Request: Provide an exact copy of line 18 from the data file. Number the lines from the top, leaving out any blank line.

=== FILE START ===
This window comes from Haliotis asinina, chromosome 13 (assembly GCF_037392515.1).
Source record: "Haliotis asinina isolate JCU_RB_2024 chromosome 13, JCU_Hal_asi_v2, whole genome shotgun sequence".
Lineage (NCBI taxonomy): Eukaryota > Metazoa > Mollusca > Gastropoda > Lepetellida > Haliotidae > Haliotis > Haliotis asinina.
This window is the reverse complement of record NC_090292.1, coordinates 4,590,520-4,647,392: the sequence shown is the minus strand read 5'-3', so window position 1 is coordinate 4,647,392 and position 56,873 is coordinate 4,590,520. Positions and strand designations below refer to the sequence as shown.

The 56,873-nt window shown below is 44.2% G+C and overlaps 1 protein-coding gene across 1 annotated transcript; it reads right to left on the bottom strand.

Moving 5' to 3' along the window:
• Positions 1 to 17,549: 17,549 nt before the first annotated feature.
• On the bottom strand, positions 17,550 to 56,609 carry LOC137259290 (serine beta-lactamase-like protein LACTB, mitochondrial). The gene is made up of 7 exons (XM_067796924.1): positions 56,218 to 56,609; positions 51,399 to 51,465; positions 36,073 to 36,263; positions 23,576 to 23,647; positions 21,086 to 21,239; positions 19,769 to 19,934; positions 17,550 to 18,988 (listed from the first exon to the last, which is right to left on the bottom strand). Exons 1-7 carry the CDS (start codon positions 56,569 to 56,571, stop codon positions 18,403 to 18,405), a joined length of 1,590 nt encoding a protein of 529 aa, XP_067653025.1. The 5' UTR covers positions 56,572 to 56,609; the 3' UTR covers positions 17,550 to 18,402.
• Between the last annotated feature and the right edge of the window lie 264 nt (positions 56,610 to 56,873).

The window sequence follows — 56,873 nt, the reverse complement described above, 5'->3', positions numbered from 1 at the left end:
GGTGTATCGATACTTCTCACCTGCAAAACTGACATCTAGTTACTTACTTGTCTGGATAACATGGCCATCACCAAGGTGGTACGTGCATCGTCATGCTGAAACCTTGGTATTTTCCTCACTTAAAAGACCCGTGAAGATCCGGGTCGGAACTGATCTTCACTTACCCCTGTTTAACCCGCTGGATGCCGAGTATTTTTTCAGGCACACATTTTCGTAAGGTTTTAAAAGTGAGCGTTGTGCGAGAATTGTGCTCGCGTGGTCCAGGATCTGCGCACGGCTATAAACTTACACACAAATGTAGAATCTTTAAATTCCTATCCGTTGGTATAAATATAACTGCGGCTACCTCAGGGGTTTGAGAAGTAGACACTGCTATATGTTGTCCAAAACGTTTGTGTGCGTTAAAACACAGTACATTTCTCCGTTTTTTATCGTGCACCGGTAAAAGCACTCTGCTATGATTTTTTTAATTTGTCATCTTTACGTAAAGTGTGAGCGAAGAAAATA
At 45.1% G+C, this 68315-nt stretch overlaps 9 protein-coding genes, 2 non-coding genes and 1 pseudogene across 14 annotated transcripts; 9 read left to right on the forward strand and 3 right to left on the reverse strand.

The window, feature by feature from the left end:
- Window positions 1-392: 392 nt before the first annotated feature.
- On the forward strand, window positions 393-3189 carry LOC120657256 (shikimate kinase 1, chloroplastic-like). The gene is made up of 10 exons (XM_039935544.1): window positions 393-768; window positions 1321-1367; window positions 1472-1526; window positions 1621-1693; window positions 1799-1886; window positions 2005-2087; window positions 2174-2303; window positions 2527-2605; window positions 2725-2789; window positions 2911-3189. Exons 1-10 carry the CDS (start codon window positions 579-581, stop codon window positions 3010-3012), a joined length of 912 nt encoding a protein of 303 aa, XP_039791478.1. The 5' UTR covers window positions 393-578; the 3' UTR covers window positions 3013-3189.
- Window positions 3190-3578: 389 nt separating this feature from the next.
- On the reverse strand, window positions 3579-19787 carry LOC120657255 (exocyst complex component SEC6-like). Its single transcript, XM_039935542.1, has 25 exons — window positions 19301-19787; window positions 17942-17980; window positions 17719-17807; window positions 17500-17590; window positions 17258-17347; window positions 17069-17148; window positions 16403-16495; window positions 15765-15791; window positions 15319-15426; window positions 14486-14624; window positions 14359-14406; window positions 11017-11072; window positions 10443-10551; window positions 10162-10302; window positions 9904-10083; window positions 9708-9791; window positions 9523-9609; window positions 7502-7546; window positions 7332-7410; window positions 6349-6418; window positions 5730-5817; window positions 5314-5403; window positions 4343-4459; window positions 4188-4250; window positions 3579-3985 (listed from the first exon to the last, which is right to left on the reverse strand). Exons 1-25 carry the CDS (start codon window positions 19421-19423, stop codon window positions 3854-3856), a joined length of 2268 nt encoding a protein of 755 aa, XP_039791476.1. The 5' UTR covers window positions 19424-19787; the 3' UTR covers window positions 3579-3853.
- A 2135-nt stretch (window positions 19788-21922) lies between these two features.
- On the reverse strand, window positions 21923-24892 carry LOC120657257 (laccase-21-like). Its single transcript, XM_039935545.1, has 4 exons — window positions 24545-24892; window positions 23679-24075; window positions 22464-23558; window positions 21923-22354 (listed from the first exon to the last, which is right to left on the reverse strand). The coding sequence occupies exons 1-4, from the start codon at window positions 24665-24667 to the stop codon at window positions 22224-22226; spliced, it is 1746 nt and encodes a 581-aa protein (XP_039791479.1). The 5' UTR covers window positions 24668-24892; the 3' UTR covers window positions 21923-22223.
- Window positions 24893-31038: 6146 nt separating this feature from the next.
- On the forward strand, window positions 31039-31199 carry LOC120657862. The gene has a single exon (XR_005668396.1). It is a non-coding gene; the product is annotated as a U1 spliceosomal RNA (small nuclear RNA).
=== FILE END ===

- A 2135-nt stretch (window positions 19788-21922) lies between these two features.